Digestion and Diabetes: Perhaps the most significant component found in acorn squash is dietary fiber. A single serving of acorn squash contains 9 grams of fiber, which is more than 1/3 of the daily requirement. Fiber regulates our digestion by adding bulk to our bowel movements and eliminating constipation, diarrhea, cramping, and bloating. Furthermore, dietary fiber helps to regulate the levels of blood sugar in the body, thereby helping to prevent the development of diabetes, and also to help those suffering from diabetes with maintaining stable glucose levels. Finally, dietary fiber helps eliminate excess cholesterol in the body, thereby preventing atherosclerosis and subsequent cardiovascular conditions like strokes and heart attacks.
Blood Pressure: The high content of potassium found in this delicious variety of squash means that blood pressure can be maintained at a safe level. Potassium is a vasodilator, meaning that it relaxes blood vessels and arteries, thereby reducing stress on the heart and lowering blood pressure. Potassium also helps to regulate the fluid balance in the cells and tissues, boosting metabolic efficiency and keeping our enzymatic and cellular pathways functioning properly. Magnesium regulates the uptake of potassium, so the high content of magnesium in acorn squash makes these effects even stronger.
Strong Bones: Acorn Squash has a wide variety of minerals, including calcium, manganese, magnesium, copper, iron, and phosphorous. Many of these minerals are integral parts in the development of new bones, as well as the regrowth and healing of the bone matter we already have. Sufficient mineral diversity in the body can help to prevent osteoporosis and ensure that our bones remain strong and functional well into our later years.
Cancer Prevention: Antioxidants are found in many foods, but acorn squash is particularly fortunate to have very high levels of vitamin C and beta carotene, two very effective antioxidant compounds. This means that free radicals can more easily be neutralized before causing mutations in healthy cells. Along with preventing various types of cancer, antioxidants like those found in acorn squash also prevent cognitive disorders, premature, aging, and a range of other serious health conditions that are often associated with oxidative stress from free radicals.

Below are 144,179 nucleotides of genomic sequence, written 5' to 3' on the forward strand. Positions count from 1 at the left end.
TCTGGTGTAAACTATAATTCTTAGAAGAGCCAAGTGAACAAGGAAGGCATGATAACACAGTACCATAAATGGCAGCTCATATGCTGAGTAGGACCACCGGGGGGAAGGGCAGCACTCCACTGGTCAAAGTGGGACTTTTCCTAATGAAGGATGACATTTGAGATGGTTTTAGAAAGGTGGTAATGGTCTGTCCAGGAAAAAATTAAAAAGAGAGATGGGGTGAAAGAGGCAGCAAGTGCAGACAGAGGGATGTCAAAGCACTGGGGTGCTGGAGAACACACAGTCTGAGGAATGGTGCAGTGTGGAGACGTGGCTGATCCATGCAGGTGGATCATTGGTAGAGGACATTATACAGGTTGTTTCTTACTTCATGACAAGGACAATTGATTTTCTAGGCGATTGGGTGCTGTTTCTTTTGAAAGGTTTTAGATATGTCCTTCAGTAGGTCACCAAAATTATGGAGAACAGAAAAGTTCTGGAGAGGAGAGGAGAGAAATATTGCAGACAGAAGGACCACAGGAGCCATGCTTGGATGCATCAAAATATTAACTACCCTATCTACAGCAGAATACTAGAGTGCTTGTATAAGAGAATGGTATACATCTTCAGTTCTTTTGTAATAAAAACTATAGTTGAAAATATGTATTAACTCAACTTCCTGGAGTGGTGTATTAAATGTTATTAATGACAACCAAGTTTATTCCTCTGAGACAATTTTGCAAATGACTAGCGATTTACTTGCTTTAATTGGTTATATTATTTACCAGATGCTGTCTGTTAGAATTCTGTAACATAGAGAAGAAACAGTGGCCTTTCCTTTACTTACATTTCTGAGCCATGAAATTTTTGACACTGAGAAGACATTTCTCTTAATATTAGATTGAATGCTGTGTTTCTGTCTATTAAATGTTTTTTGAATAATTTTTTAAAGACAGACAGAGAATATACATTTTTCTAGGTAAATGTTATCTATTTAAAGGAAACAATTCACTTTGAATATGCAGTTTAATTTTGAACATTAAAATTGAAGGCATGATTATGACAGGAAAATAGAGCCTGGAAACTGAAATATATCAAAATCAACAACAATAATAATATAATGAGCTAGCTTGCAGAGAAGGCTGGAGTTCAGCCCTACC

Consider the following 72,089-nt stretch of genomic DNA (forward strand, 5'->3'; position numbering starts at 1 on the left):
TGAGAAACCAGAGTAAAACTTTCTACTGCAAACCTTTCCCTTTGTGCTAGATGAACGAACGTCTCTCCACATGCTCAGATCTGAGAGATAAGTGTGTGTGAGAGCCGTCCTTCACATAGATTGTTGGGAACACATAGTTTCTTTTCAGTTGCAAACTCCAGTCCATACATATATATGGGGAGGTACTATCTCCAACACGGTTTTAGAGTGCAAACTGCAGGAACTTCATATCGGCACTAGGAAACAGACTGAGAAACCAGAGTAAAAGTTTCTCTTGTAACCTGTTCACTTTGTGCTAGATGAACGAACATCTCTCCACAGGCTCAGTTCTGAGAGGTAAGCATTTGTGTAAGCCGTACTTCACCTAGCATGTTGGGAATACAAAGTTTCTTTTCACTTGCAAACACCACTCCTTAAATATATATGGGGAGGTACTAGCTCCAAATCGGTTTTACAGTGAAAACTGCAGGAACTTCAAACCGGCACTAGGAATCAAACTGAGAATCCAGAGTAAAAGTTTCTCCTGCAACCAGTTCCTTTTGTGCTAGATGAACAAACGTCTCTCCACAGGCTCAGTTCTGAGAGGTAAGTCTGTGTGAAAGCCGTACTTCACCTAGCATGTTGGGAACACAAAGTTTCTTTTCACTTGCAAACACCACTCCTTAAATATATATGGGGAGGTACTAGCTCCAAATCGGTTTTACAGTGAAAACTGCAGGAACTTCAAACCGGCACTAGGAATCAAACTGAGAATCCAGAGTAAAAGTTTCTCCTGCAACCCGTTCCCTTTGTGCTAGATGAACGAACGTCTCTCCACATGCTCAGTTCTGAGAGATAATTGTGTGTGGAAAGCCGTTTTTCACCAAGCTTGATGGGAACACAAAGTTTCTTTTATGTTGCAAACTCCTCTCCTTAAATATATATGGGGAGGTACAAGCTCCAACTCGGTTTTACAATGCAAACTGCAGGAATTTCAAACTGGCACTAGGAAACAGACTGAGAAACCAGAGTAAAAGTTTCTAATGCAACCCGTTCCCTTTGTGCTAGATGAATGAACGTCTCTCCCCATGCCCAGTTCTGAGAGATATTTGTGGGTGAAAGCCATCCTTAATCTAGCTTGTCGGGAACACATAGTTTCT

A Final Word of Caution: Acorn squash is very high in carbohydrates, and while there aren’t any simple sugars in acorn squash, as you would normally find in carbohydrates, they still fill the body up in terms of calories. Those on low-carb diets should probably choose another fruit to complement their dietary restrictions.
This simple recipe offers a sweet fall treat packed with beta carotene. You can eat it as a side dish or snack — either way, it melts in your mouth. It’s also got powerful antioxidants that help your body kick free radicals to the curb…….https://www.organicfacts.net/health-benefits/fruit/acorn-squash.html
Baked Cinnamon Acorn Squash Recipe
- 1 acorn squash, split in two, seeds removed
- 1 tbsp cinnamon
- 2 tbsp Splenda® or Stevia®
- 2 tsp nutmeg
- 2 tsp buttery spread (like Smart Balance®)
- Preheat oven to 375 degrees.
- Place acorn squash halves inside up in a shallow baking dish with 1 inch of water.
- Sprinkle the inside of each squash half with1 tsp buttery spread, 1 tbsp cinnamon, 1 tbsp Splenda® or Stevia®, and 1 tsp nutmeg.
- Bake for 1 hour, or until inside is soft when pierced with a fork
Nutrition information (Per serving)
Serving size: 2
Total Fat: 4g
Saturated Fat: 1.5g
Trans Fat: 0g
Total Carbohydrate: 27 g
Dietary Fiber: 6g
Sources: Cleveland Clinic( recipe) and Organic Facts